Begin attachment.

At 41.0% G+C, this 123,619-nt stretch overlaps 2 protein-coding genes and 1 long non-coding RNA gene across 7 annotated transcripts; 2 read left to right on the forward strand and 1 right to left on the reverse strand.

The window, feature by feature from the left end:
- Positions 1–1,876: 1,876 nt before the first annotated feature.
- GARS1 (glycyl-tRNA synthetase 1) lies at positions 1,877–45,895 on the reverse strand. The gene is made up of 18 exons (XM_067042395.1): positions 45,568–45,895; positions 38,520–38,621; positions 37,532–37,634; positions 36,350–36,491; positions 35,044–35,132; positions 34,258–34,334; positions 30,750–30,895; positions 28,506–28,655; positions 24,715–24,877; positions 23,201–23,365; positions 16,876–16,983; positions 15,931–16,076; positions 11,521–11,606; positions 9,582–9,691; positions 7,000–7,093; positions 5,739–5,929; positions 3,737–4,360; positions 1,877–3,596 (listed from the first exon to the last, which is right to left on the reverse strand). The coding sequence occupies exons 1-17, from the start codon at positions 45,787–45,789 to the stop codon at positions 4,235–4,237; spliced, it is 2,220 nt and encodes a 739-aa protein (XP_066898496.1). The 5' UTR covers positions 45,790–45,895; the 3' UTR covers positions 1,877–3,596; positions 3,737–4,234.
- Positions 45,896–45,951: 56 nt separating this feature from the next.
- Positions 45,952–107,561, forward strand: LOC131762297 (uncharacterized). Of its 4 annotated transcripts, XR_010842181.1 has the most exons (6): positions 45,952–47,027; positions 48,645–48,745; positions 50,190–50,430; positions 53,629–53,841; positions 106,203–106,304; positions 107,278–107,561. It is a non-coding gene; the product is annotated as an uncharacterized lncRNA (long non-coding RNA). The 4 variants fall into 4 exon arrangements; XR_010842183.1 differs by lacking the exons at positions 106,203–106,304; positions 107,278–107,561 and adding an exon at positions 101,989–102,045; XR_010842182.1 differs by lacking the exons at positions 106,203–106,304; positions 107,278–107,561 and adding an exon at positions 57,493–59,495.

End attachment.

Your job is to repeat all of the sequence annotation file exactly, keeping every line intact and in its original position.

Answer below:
At 41.0% G+C, this 123,619-nt stretch overlaps 2 protein-coding genes and 1 long non-coding RNA gene across 7 annotated transcripts; 2 read left to right on the forward strand and 1 right to left on the reverse strand.

The window, feature by feature from the left end:
- Positions 1–1,876: 1,876 nt before the first annotated feature.
- GARS1 (glycyl-tRNA synthetase 1) lies at positions 1,877–45,895 on the reverse strand. The gene is made up of 18 exons (XM_067042395.1): positions 45,568–45,895; positions 38,520–38,621; positions 37,532–37,634; positions 36,350–36,491; positions 35,044–35,132; positions 34,258–34,334; positions 30,750–30,895; positions 28,506–28,655; positions 24,715–24,877; positions 23,201–23,365; positions 16,876–16,983; positions 15,931–16,076; positions 11,521–11,606; positions 9,582–9,691; positions 7,000–7,093; positions 5,739–5,929; positions 3,737–4,360; positions 1,877–3,596 (listed from the first exon to the last, which is right to left on the reverse strand). The coding sequence occupies exons 1-17, from the start codon at positions 45,787–45,789 to the stop codon at positions 4,235–4,237; spliced, it is 2,220 nt and encodes a 739-aa protein (XP_066898496.1). The 5' UTR covers positions 45,790–45,895; the 3' UTR covers positions 1,877–3,596; positions 3,737–4,234.
- Positions 45,896–45,951: 56 nt separating this feature from the next.
- Positions 45,952–107,561, forward strand: LOC131762297 (uncharacterized). Of its 4 annotated transcripts, XR_010842181.1 has the most exons (6): positions 45,952–47,027; positions 48,645–48,745; positions 50,190–50,430; positions 53,629–53,841; positions 106,203–106,304; positions 107,278–107,561. It is a non-coding gene; the product is annotated as an uncharacterized lncRNA (long non-coding RNA). The 4 variants fall into 4 exon arrangements; XR_010842183.1 differs by lacking the exons at positions 106,203–106,304; positions 107,278–107,561 and adding an exon at positions 101,989–102,045; XR_010842182.1 differs by lacking the exons at positions 106,203–106,304; positions 107,278–107,561 and adding an exon at positions 57,493–59,495.